TSX REPORT: Britain’s Frazer shares U.K. view of “neutrality”; shooting fed follow IOC lead; Davis-Woodhall loses U.S. LJ title to marijuana

Parliamentary Assembly of the Council of Europe President Tiny Kox (NED) at Tuesday's meeting concerning Russian and Belarusian participation in international sport. (Photo: PACE video screen shot)

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1. British Minister Frazer defines “neutrality” at PACE hearing
2. Shooting federation follows IOC lead on Russian re-entry
3. Paris 2024 and Atos worry about cyberthreats to Games
4. Airbnb offers 1,000 athlete travel grants
5. Tara Davis-Woodhall loses U.S. indoor LJ title for marijuana

During a two-hour committee hearing of the Parliamentary Assembly of the Council of Europe, British minister Lucy Frazer defined her country’s view of Russian and Belarusian neutrality, excluding not only security-service affiliates, but all athletes receiving funding from state sources or state-controlled companies. She called on the International Olympic Committee to share this view. The International Shooting Sports Federation (ISSF) announced it will follow the IOC’s recommendations on Russian and Belarusian re-entry, and waiting for guidance on what “neutrality” means. At the inauguration of a new data center, the Paris 2024 head of technology and the head of the Atos team for the Paris 2024 Games detailed their shared concerns over cyber attacks against the event, expected to increase dramatically from those seen for the Tokyo Games in 2021. IOC partner Airbnb announced a new round of travel grants – 1,000 of $2,000 each – to be made available on application from Olympic and Paralympic-candidate athletes with a deadline of 25 May. The U.S. Anti-Doping Agency announced a one-month suspension of long-jump star Tara Davis-Woodhall for the use of marijuana, which wipes out her win at the U.S. Indoor Nationals in Albuquerque earlier this year.

Panorama: Paris 2024 (more than 200,000 volunteer apps so far) = Los Angeles 2028 (Games Energy Council motion advanced) = On Screen (reasonable cable TV audience for early-morning Boston Marathon) = Aquatics (World Aquatics scholarship program opens) = Athletics (2: Herb Douglas, ‘48 LJ bronze winner, passes at 101; Prakel and Hiltz win USATF Road Mile titles) = Football (2: Crocker new USSF Sporting Director; FOX schedule for Women’s World Cup) = Swimming (new world leaders in eight events) ●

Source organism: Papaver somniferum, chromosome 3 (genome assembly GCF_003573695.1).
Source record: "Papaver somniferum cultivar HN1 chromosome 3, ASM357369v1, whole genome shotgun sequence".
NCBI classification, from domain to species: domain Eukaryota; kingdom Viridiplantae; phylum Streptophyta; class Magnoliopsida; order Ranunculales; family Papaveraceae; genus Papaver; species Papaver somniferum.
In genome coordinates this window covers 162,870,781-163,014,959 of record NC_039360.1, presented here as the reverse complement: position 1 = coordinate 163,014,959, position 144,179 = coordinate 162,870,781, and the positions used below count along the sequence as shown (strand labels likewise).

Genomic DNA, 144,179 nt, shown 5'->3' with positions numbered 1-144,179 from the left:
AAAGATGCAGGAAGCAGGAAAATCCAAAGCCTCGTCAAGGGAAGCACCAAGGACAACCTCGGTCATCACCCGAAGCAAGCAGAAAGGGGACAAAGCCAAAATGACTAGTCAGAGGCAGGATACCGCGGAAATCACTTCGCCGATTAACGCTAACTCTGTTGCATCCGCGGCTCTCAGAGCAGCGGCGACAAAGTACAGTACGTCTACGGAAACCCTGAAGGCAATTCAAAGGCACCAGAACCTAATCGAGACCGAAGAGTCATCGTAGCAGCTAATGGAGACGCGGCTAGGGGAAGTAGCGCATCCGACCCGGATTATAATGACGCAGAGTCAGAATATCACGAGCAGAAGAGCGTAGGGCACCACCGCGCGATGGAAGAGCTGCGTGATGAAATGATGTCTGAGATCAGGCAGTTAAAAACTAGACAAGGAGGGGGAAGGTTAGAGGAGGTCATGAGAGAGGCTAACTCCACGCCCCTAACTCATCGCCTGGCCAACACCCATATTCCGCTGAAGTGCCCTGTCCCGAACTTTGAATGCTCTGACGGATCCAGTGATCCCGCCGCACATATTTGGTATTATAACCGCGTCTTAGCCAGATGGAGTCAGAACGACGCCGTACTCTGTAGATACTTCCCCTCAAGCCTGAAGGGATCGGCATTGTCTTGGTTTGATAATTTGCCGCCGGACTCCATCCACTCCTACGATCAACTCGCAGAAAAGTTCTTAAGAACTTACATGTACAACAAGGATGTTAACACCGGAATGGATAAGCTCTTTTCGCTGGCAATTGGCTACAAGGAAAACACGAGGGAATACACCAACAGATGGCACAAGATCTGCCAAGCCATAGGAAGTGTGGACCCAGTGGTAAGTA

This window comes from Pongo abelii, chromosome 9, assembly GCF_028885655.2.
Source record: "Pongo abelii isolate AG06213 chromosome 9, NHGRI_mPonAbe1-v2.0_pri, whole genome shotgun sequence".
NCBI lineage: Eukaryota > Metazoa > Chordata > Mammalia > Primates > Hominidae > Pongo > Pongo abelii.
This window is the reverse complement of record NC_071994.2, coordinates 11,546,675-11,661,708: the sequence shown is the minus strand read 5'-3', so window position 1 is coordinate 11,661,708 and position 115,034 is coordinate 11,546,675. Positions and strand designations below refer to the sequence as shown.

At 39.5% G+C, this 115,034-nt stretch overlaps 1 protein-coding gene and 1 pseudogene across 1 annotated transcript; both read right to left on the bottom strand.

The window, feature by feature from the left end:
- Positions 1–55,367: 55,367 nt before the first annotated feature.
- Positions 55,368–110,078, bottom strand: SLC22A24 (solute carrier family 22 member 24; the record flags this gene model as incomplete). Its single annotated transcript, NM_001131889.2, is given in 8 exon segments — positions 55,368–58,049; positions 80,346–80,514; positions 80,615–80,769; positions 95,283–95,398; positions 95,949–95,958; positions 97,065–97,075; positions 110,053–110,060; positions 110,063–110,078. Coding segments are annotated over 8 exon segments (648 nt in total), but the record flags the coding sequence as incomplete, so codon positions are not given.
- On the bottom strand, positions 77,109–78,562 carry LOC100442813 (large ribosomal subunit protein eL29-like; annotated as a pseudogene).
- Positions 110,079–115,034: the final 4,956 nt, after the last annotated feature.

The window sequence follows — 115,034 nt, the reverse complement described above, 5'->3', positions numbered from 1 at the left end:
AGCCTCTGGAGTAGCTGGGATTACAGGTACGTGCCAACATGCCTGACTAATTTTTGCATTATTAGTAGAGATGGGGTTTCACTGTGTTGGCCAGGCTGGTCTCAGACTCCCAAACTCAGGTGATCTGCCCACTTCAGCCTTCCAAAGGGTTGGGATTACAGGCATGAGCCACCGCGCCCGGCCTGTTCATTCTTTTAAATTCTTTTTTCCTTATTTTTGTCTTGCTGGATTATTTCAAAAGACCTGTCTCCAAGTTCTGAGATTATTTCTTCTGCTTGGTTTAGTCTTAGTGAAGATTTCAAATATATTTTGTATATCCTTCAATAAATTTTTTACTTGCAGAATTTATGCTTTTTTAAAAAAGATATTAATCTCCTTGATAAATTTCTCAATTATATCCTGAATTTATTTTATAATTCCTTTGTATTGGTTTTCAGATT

British Minister Frazer defines “neutrality” at PACE hearing

The Committee on Culture, Science, Education and Media of the Parliamentary Assembly of the Council of Europe (PACE) held a high-profile, two-hour hearing in Strasbourg (FRA) on Tuesday on the topic of “Excluding the athletes and officials of the Russian Federation and Belarus from participating in the international Olympic Movement.”

Remarks were made on tape, by video and in person, with British Secretary of State for Digital, Culture, Media and Sport Lucy Frazer directly addressing not only the issue, but the International Olympic Committee’s recommendations of 28 March to allow re-entry of individual Russian and Belarusian athletes as neutrals. In pertinent part:

● “Any change in our position on the participation of Russian and Belarusian athletes representing their states in international sport would be incompatible with that commitment and incompatible with our values as a country. …

“Russia has shown nothing but contempt for the values of the Olympics Movement and its flouting of the rules has extended beyond the current-front conflict as we saw with its involvement in doping programs.”

● “Our common goal is for sporting bodies to minimize the ability of Russia and Belarus to use sport for political gain. We recognize and want to maintain the autonomy of sport and we support those national and international sports bodies who’ve shown moral clarity and exceptional leadership in this area.”

● “This is not about punishing individual Russian or Belarusian athletes. These individuals have dedicated their lives to sport. What we stand against is athletes competing to represent the state of Russia and Belarus. There is a fundamental difference.”

● “The UK government has, from March 2022, been clear in our guidance to our own domestic sports bodies, that individual Russian and Belarusian athletes can compete as neutrals on UK soil. As long as they are really neutral, and not representing their states in any way.

“And we have been equally clear on what that neutrality looks like. These athletes must not, under any circumstances, express support for the war or the Russian and Belarusian regimes. This extends to athlete funding, to athletes funded by their states to compete in events, or who are in receipt of funding or sponsorship directly aligned with their states, such as from state-controlled companies like Gazprom, cannot be considered to be neutral. Athletes directly funded by their states to compete in sports competitions who would not be present at those events without that support are de facto representatives of those states. They are only there by virtue of being funded by, trained by, selected by, supported by, the Russian state.”